Links: Person detection and automated cutting removes most tourists but leaves their shadows in the image.
Right: Median stacking leaves ghost images and does not remove tourists who have been in one place for a long time.

In the animation above, you can see how the tourists are removed from the image literally piece by piece until an optimum is reached at the end of the pass. We now modify the algorithm so that it runs through the photo stack twice. In this way, we achieve that the second pass is started with an almost tourist-free image. All images of this second pass are then stacked at the end using the median method. This results in a smoothing of the cut edges and a removal of shadows. This modified algorithm is capable of removing tourists to a very high degree.

Left: Median stack with ghost images; Center: Tourists cut out after object detection; Right: Tourists cut out combined with median stacking in a 2nd pass.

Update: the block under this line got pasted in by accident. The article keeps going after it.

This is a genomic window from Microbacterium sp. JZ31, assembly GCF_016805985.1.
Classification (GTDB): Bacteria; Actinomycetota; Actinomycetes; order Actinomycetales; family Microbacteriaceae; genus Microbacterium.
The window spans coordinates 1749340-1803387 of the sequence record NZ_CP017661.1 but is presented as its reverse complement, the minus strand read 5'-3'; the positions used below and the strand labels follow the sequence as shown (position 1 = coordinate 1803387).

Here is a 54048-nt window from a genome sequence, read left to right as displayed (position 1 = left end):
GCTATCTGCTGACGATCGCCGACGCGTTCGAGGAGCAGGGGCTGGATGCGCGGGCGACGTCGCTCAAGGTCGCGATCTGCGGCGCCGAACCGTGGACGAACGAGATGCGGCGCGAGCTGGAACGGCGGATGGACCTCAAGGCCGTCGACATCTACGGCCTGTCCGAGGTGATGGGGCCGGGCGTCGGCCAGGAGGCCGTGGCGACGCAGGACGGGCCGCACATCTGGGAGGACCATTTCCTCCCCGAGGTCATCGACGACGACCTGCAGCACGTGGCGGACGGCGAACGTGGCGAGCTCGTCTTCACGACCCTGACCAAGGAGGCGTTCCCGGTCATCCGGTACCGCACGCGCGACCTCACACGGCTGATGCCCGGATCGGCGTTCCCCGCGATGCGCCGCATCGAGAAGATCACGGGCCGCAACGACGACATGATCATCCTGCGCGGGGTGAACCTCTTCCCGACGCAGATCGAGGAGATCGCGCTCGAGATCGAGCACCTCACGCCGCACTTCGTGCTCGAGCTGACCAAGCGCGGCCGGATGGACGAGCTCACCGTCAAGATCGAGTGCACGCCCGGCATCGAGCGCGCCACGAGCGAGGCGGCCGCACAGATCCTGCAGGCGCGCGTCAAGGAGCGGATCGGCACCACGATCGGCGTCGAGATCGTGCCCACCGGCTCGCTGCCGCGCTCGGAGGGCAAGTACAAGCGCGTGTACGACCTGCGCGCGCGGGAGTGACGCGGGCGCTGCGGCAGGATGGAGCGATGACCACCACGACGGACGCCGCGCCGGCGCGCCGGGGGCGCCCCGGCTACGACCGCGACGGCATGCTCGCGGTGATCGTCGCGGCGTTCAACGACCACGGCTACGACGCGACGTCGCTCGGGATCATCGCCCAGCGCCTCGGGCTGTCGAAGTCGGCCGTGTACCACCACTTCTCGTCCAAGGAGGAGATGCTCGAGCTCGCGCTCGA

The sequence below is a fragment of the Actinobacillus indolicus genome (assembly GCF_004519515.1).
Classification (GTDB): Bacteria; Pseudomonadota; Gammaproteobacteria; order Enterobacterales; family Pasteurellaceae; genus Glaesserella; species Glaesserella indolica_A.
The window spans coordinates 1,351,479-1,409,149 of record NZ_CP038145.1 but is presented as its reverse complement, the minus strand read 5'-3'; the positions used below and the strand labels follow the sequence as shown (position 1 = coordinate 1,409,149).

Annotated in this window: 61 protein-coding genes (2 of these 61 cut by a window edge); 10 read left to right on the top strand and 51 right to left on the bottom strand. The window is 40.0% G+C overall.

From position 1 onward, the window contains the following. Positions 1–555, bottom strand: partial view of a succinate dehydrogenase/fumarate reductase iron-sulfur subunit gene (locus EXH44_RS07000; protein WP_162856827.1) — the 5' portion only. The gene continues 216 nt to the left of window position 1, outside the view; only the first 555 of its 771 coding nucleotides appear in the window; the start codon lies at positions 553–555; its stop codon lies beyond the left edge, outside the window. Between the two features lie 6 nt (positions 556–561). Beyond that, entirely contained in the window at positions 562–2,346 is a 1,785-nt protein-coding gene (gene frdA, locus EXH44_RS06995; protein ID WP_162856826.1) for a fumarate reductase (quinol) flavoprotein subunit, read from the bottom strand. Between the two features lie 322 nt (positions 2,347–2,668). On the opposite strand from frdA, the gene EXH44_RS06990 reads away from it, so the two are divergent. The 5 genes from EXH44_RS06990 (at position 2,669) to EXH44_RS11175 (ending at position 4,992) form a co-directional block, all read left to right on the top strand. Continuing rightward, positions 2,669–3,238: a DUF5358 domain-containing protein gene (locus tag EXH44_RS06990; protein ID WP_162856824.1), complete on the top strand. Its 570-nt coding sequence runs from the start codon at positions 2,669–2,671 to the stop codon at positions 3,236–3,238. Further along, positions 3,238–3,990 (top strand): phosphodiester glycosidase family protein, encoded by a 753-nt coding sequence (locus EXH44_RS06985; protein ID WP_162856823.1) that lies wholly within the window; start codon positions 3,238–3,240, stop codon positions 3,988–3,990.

Detect people, cover them with noise and do a median stack

Person removal with YOLOv7 object detection works well in the procedure described above, but requires two passes. It is not straightforward to stack the processed images directly. One would have to know for each pixel in which photos a tourist obscured the view and ignore those images for that one pixel in the median stack. Even then, the algorithm could still end up with a result that contains holes in places where tourists stayed for too long. Let's look at a method that can remove tourists with just one pass. It can be used with the following command line:

python ./ -i ./stack1 -m NOISE_AND_MEDIAN

This method also detects persons with YOLOv7. However, now each person is covered with a binary noise of randomly distributed black and white pixels. This is done because these brightness values are sorted to the beginning or the end during median stacking and there is a possibility that a few pixels without tourists were found in between.